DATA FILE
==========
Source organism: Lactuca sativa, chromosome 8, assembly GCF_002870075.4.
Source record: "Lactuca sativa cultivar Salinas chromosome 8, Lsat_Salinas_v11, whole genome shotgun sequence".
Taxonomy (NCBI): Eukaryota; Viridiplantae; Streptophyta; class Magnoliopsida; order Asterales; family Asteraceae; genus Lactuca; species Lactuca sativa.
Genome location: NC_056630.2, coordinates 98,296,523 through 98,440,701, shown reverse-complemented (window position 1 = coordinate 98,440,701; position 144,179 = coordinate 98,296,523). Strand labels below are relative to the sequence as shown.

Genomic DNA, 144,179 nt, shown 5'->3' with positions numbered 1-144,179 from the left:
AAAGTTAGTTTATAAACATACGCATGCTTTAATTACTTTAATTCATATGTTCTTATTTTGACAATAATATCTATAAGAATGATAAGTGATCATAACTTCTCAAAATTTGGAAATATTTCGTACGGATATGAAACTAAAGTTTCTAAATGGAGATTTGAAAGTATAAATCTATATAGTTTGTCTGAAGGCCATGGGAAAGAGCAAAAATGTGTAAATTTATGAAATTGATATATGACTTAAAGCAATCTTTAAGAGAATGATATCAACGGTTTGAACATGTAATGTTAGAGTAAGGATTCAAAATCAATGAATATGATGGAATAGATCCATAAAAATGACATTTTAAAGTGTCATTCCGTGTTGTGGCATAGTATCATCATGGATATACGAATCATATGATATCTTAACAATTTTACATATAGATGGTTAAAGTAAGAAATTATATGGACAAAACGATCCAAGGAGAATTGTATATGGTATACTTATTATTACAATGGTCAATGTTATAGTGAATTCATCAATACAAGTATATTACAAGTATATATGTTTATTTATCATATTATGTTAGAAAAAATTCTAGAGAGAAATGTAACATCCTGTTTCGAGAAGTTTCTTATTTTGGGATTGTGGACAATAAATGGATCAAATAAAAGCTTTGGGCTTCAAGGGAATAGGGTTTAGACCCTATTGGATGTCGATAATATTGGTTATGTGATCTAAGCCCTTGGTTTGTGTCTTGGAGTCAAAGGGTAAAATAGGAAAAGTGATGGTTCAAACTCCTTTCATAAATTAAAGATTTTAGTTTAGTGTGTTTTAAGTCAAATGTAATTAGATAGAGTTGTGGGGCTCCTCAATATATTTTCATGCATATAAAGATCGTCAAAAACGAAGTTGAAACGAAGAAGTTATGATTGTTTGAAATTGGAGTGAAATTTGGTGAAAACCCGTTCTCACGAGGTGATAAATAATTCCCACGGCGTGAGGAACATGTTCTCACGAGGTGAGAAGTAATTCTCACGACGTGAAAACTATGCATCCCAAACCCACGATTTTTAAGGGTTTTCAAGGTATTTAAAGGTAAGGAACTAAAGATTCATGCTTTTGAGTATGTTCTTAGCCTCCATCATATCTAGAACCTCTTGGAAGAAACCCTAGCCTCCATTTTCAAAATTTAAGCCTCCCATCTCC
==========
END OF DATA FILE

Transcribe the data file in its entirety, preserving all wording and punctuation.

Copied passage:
Source organism: Lactuca sativa, chromosome 8, assembly GCF_002870075.4.
Source record: "Lactuca sativa cultivar Salinas chromosome 8, Lsat_Salinas_v11, whole genome shotgun sequence".
Taxonomy (NCBI): Eukaryota; Viridiplantae; Streptophyta; class Magnoliopsida; order Asterales; family Asteraceae; genus Lactuca; species Lactuca sativa.
Genome location: NC_056630.2, coordinates 98,296,523 through 98,440,701, shown reverse-complemented (window position 1 = coordinate 98,440,701; position 144,179 = coordinate 98,296,523). Strand labels below are relative to the sequence as shown.

Genomic DNA, 144,179 nt, shown 5'->3' with positions numbered 1-144,179 from the left:
AAAGTTAGTTTATAAACATACGCATGCTTTAATTACTTTAATTCATATGTTCTTATTTTGACAATAATATCTATAAGAATGATAAGTGATCATAACTTCTCAAAATTTGGAAATATTTCGTACGGATATGAAACTAAAGTTTCTAAATGGAGATTTGAAAGTATAAATCTATATAGTTTGTCTGAAGGCCATGGGAAAGAGCAAAAATGTGTAAATTTATGAAATTGATATATGACTTAAAGCAATCTTTAAGAGAATGATATCAACGGTTTGAACATGTAATGTTAGAGTAAGGATTCAAAATCAATGAATATGATGGAATAGATCCATAAAAATGACATTTTAAAGTGTCATTCCGTGTTGTGGCATAGTATCATCATGGATATACGAATCATATGATATCTTAACAATTTTACATATAGATGGTTAAAGTAAGAAATTATATGGACAAAACGATCCAAGGAGAATTGTATATGGTATACTTATTATTACAATGGTCAATGTTATAGTGAATTCATCAATACAAGTATATTACAAGTATATATGTTTATTTATCATATTATGTTAGAAAAAATTCTAGAGAGAAATGTAACATCCTGTTTCGAGAAGTTTCTTATTTTGGGATTGTGGACAATAAATGGATCAAATAAAAGCTTTGGGCTTCAAGGGAATAGGGTTTAGACCCTATTGGATGTCGATAATATTGGTTATGTGATCTAAGCCCTTGGTTTGTGTCTTGGAGTCAAAGGGTAAAATAGGAAAAGTGATGGTTCAAACTCCTTTCATAAATTAAAGATTTTAGTTTAGTGTGTTTTAAGTCAAATGTAATTAGATAGAGTTGTGGGGCTCCTCAATATATTTTCATGCATATAAAGATCGTCAAAAACGAAGTTGAAACGAAGAAGTTATGATTGTTTGAAATTGGAGTGAAATTTGGTGAAAACCCGTTCTCACGAGGTGATAAATAATTCCCACGGCGTGAGGAACATGTTCTCACGAGGTGAGAAGTAATTCTCACGACGTGAAAACTATGCATCCCAAACCCACGATTTTTAAGGGTTTTCAAGGTATTTAAAGGTAAGGAACTAAAGATTCATGCTTTTGAGTATGTTCTTAGCCTCCATCATATCTAGAACCTCTTGGAAGAAACCCTAGCCTCCATTTTCAAAATTTAAGCCTCCCATCTCC